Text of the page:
Brain development in fetuses with Congenital Heart Disease
Yao Wu, PhD
BACKGROUND: Abnormal brain development has been observed in newborns with congenital heart disease (CHD) before cardiac surgery. Developmental disabilities in surviving infants with CHD following successful surgical repair continue to be on the rise. We provided the first in vivo evidence that brain growth and metabolism in the third-trimester fetus with complex CHD is impaired in the womb; however, the extent to which selective brain regions may be vulnerable in the CHD fetus has not been elucidated.
GAP: We propose to use advanced non-invasive fetal MRI tools to examine global and regional brain development in the human fetuses diagnosed with CHD compared to gestational age (GA) matched healthy fetuses.
HYPOTHESIS: 1) CHD fetuses will demonstrate progressive impairments in global and regional brain growth compared to healthy controls; 2) CHD newborns, prior to open heart surgery, that showed decreased prenatal brain growth will demonstrate more pronounced brain growth disturbances compared to healthy neonates; 3) Impaired fetal and neonatal brain growth will be associated with neurobehavioral problems in CHD infants.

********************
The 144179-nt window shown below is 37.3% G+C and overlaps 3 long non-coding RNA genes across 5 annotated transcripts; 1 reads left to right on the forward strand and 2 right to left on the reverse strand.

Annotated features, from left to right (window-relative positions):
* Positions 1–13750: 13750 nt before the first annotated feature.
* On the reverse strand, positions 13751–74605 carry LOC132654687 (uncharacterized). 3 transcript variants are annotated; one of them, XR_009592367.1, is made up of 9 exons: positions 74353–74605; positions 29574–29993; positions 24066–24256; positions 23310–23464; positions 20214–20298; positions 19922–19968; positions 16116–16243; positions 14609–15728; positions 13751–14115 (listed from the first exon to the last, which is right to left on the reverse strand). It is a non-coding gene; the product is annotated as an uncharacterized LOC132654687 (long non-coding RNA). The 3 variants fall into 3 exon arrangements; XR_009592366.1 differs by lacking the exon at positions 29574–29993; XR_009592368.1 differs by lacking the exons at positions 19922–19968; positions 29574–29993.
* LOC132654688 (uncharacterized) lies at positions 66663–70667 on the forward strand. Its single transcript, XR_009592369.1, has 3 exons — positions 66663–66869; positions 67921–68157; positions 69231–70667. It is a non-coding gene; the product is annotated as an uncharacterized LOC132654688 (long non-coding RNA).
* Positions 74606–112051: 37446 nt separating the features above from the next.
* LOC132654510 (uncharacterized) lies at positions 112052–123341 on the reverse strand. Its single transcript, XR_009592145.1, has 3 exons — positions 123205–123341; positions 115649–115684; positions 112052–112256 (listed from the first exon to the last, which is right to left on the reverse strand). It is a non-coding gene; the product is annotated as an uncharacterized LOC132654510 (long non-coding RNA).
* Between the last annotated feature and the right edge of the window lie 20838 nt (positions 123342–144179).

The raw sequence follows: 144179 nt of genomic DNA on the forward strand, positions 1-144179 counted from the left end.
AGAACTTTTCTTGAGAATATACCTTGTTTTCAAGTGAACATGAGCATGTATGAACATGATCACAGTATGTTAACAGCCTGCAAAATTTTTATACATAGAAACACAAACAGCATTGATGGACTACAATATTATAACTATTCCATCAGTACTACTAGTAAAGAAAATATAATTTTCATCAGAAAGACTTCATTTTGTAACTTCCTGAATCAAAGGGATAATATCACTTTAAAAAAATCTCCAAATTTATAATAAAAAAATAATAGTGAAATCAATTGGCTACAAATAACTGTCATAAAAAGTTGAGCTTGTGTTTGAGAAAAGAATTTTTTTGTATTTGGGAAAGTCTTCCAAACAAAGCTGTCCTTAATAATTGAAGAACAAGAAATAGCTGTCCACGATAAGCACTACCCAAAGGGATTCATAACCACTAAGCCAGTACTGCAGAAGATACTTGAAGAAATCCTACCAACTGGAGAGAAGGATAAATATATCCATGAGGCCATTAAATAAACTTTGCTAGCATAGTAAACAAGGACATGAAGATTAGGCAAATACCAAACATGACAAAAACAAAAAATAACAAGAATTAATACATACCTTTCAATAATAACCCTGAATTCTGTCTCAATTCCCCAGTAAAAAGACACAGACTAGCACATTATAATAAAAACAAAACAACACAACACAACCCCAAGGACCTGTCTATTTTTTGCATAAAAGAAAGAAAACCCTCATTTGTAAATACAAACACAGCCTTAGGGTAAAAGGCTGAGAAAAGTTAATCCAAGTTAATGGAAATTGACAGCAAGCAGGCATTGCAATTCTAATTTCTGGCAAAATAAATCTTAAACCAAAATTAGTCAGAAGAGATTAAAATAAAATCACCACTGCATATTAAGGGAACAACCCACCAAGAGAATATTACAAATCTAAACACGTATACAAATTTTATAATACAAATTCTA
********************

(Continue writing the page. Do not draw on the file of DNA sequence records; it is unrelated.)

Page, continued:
METHODS: We will prospectively measure the brain development in 50 fetuses diagnosed with CHD and 50 healthy fetuses at three critical time points: 1) in the second trimester (24‐28 weeks GA), 2) third trimester of pregnancy (33‐37 weeks GA), 3) postnatally, before surgery. Fetal and neonatal MRI measures will be correlated with the neurobehavioral assessment in infants.
IMPACT: Identifying early brain dysfunction in CHD and understanding its impact on later neurodevelopment is critical for developing early and rational treatment strategies to better support this high-risk population and optimize fetal development.